Natural Draft Orphaned Hot Water Heater

We keep running into these.

Natural Draft Orphaned Hot Water Heaters that will not pass Draft.

Any thoughts on economical solutions?

These are typically in a pre-Weatherized house.

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Comment by Eric Kjelshus on February 11, 2013 at 10:38pm

Add more Heat - Make the flame larger - Heat up the flue- Make the flue pipe 1/4" per ft and make as short hoz and to flue gas code  nor more than 6' Hor.   Make as high as can and add flue liner if needed.  Brick flue can take  50,000 BTU/ hr to vent  put in a flue liner and can take only  250 BTU/hr to heat up to vent.   I have seen a brick flue need the hot water heater to stay on 24/7 to vent right and not back draft.  It take a lot of heat  to keep a brick stack hot.

Comment by Ed Minch on February 11, 2013 at 2:38pm


Thanks, but I understand the theory - we do over 800 retrofits a year under several states' programs and work under different intensities of requirements and QA. My question remains:

How do we know we have an actual problem?

Comment by Ed Minch on February 11, 2013 at 2:34pm

Comment by Sean Lintow Sr on February 11, 2013 at 2:01pm

Ed, just because an appliance backdrafts does not mean you will have any issues with CO as that is created only with the incomplete burning of the fuel. However if all the gasses vent out, an incomplete burn or CO issue is mainly mute from that perspective.

Of course my rule on this is simple - a naturally drafted appliance or one requiring indoor air (yes that includes many power venting units) has no business being in conditioned space and should be removed

Back to studies, unfortunately most deaths or sicknesses that are directly attributed to CO poisoning are missed as the symptoms mimic colds, flus, etc... Not only do we have that issue but CO detectors are only set to go off after they hit what - 70 ppm for a few hours - so many people may never even think that this could be an issue or is the problem 

Comment by Ed Minch on February 11, 2013 at 1:01pm

Has anyone done any research on what happens in the real world?  Are people getting CO sickness at certain CAZ pressures?  We are not picking up any bodies and I am wondering of all of this is necessary.   It seems the only CO problems you hear about are blocked chimney's and funky installations.

Comment by Jim Peck on February 9, 2013 at 9:00am

Sean, I totally agree with you.

Our challenge is to make it Safe, Economical, and get it Funded. (Yes, Program work)

Chimney Liners have a local installed cost of $800-1200

Even then, good draft is not a guaranteed result.

Alas, we have yet to get the local utilities to approve a power vent measure.

Comment by Don Hynek on February 7, 2013 at 1:52pm

Often, fixing the venting can do a world of good, at very low cost. Next step, a chimney liner will get a marginal unit to deliver a good solid draft and reliable venting. It's amazing how much better the draft is when the air volume of the flue is reduced to correct proportions.

If the draft is terrible, the chimney liner may not work, and it's costly to experiment. A power vent water heater may be the only good option.

Replacement with an electric water heater is cheap for your program; costly for the occupants. In our region (Wisconsin) electrcity is 2.5 more costly per delivered Btu than NG, about 1.5 times more costly than propane. We see very few oil water heaters.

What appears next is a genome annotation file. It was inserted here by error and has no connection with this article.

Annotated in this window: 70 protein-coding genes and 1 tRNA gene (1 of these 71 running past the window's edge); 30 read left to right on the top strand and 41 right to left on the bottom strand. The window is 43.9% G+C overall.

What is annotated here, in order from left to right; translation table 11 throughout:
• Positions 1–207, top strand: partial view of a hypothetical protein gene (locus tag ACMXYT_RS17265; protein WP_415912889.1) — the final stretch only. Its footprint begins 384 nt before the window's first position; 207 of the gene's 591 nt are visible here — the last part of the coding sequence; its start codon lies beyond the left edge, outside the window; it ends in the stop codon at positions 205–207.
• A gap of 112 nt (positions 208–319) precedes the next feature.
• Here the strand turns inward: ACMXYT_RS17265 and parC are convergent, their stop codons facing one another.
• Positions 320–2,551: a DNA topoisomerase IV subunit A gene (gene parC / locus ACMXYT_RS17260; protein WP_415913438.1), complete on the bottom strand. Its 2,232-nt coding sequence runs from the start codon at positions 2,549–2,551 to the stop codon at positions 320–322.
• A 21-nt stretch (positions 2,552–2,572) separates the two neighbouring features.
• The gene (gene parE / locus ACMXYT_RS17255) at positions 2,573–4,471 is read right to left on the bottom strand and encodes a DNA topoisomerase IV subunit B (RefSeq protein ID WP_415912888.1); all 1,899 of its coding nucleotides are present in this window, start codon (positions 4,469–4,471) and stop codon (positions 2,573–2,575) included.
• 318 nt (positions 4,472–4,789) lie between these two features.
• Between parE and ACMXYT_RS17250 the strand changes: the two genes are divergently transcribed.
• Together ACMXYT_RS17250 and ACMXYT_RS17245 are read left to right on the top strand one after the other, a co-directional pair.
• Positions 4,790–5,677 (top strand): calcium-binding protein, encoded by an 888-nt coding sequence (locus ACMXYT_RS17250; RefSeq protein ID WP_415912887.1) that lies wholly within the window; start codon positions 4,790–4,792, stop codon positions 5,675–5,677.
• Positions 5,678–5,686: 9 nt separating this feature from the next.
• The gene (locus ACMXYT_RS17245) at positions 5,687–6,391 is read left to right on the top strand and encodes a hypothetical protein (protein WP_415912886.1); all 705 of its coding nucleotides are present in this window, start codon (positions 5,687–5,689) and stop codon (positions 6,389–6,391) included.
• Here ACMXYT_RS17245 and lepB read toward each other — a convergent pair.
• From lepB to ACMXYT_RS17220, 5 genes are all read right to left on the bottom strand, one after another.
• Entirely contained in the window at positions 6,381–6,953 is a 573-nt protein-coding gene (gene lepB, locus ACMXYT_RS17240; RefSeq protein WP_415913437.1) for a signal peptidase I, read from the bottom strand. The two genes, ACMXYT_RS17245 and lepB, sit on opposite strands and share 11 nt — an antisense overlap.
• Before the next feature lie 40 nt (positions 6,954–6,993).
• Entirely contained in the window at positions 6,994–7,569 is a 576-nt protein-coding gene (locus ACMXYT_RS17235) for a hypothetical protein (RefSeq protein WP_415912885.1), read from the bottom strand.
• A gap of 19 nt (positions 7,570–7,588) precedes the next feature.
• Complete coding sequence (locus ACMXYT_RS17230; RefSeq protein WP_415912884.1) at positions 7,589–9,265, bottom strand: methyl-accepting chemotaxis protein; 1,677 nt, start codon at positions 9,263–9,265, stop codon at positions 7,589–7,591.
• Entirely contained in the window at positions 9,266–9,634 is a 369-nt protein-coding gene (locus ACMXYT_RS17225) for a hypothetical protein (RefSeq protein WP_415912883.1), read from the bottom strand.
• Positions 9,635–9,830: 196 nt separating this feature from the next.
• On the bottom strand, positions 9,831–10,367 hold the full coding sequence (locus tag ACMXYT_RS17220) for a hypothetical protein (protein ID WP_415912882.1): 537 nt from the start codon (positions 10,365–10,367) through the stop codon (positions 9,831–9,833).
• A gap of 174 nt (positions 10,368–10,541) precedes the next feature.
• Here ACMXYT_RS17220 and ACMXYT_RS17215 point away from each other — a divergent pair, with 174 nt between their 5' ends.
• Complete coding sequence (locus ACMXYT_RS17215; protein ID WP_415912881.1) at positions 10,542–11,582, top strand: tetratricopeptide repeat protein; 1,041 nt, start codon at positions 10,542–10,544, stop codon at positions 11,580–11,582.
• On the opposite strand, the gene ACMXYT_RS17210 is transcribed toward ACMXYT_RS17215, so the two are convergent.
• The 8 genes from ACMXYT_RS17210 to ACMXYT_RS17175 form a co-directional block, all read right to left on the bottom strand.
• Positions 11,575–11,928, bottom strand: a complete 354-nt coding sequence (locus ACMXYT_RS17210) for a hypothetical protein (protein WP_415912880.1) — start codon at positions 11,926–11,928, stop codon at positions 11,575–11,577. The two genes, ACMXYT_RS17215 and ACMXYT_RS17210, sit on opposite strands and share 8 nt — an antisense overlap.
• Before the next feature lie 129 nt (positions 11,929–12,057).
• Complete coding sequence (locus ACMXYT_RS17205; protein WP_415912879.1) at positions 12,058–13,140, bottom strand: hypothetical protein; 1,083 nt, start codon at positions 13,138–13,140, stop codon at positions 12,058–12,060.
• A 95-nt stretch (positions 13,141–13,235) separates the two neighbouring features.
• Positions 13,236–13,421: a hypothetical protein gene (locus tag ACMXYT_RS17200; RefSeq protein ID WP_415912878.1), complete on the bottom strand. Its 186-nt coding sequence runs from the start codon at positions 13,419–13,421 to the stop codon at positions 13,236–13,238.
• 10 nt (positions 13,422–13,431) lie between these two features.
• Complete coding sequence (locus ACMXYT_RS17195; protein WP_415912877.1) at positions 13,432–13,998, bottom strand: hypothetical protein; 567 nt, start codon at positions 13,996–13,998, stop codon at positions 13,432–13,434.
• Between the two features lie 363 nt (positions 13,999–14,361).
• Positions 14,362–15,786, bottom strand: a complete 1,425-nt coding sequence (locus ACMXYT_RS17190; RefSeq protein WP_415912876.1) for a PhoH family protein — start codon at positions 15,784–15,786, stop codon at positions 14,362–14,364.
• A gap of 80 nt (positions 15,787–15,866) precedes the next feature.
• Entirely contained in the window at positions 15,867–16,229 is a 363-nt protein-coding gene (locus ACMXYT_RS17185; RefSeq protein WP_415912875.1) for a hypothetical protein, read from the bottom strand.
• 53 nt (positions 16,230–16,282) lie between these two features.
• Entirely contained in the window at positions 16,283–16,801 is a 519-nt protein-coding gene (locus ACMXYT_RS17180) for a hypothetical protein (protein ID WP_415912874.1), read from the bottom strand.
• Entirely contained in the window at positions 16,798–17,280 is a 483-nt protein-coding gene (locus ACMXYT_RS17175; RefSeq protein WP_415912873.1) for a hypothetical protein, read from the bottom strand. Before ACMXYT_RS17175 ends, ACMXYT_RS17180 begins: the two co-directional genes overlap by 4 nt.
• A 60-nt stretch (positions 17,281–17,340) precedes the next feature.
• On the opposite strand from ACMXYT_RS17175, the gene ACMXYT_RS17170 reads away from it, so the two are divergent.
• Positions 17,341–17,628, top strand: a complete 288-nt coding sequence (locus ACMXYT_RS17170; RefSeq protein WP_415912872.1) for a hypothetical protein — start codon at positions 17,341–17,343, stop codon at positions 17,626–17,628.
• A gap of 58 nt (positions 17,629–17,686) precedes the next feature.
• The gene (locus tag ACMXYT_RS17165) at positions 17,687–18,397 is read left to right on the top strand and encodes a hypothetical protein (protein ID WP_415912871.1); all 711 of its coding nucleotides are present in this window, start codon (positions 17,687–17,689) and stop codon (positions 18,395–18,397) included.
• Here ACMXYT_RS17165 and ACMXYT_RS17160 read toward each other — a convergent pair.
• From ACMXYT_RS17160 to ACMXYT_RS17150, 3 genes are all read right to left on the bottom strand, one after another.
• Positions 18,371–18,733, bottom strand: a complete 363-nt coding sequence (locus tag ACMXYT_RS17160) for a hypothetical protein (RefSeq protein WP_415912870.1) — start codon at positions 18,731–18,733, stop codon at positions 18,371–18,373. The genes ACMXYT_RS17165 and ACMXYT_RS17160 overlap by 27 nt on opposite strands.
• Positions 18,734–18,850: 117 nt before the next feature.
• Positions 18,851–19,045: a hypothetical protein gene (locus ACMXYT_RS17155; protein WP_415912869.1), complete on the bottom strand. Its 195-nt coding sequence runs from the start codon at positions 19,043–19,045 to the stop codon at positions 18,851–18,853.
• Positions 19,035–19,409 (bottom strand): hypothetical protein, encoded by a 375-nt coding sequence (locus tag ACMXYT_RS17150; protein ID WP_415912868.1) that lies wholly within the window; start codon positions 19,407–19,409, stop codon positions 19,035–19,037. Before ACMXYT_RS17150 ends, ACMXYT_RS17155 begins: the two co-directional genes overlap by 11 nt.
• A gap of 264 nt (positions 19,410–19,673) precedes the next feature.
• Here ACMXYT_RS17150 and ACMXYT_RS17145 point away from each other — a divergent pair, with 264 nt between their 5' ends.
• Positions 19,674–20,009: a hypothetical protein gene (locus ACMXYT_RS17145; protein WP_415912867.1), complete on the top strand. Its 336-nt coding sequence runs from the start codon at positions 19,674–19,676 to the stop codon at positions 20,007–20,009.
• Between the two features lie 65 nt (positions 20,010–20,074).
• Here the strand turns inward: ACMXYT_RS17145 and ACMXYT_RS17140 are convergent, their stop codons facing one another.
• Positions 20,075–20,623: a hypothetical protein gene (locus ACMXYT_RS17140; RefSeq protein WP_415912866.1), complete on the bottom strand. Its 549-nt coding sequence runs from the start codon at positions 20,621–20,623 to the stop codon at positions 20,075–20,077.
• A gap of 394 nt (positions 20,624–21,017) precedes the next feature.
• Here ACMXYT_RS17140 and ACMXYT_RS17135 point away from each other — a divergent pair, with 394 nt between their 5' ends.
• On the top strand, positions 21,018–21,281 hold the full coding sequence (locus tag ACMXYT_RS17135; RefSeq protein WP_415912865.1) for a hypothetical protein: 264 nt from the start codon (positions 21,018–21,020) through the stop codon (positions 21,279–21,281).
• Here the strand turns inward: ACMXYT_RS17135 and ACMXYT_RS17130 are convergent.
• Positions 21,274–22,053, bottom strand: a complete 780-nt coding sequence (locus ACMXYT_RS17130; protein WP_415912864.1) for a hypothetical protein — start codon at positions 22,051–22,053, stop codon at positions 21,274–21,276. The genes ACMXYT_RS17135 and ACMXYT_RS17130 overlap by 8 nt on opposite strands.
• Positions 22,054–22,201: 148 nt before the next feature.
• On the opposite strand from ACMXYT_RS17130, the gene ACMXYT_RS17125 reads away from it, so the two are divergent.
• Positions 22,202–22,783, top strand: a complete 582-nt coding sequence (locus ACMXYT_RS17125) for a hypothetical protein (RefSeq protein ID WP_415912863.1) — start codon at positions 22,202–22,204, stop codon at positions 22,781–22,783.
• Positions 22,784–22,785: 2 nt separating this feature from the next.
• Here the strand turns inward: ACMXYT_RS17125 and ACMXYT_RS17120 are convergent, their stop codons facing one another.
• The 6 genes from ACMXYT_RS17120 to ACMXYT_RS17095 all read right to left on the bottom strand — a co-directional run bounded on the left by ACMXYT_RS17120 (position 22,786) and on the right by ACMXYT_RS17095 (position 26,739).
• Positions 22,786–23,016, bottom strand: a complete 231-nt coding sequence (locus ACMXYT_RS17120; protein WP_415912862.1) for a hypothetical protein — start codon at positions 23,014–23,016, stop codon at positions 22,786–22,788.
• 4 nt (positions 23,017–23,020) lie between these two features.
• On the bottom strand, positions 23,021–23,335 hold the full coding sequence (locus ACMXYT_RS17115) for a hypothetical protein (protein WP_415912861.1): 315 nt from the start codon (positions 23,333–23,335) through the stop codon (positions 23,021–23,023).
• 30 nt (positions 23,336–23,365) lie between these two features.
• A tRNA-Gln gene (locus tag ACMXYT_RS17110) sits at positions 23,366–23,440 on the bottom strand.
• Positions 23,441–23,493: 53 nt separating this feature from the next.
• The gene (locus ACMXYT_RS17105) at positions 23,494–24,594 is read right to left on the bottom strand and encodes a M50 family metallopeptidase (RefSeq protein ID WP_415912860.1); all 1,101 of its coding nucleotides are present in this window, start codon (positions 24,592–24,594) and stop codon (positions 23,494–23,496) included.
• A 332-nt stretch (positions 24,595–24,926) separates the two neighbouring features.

"Pre-Weatherized" implies "low-income weatherization program" -- in that context, a solar DHW system is neither low-cost nor user-friendly. If you get too far out in front of your skis, the low-income resident will have a really hard time maintaining a renewable system, and will never be able to fix it if it goes south on them.

Comment by Tom Mallard on February 7, 2013 at 11:01am

An aside on solar-thermal, consider that solar-thermal to pay back needs to supply more heating needs and to do that systems likely need to use thermal-fluids, these stay fluid from -30F to 550F so allow the system to store ~550F in the tank, this is about 3-times more therms than water per unit volume that normally is only heated to 150F or so.

This is enough for space-heating by adjusting capacity to needs, then collection added to supply daily capacity.

As soon as a system can supply space-heating it's chewing into bigger bills, infrared is fairly high on cloudy days so gain is there most of the time, yet the system will have a biodiesel backup to heat the fluid when gain falls too low.

Then for distribution consider that fluids to a heat-transfer unit in a room are over 10-times more efficient at moving the heat-cold around than ductwork [so-called ductless typically used with a heat-pump], and the natural system then makes total sense as the payback should be more in line with expectations for adding it.

Not aware of anyone doing this but I will on my next home I own.

My own take is to reduce the need for external energy to where the home is autonomous, collecting high heat from solar-thermal makes more sense as it can supply space-heating and that's the big bills in winter on top of hot-water & laundry.

Comment by Tom DelConte on January 31, 2013 at 10:16am

Home Power Magazine reports that a solar powered hot water heating system which costs $8,000 will not pay back for 27 years, so it's probably best to put in the cheap electric or gas hot water heater. Such is life, when an appliance must pass draft to not kill us with carbon monoxide! [CO is the really bad stuff]. An all electric home is always safest. Once you let the gas gremlin in, watch out!

Comment by j. west on January 30, 2013 at 10:50pm

I also see them frequently. Almost every time they simply are not vented properly. Check the NFPA guidelines.

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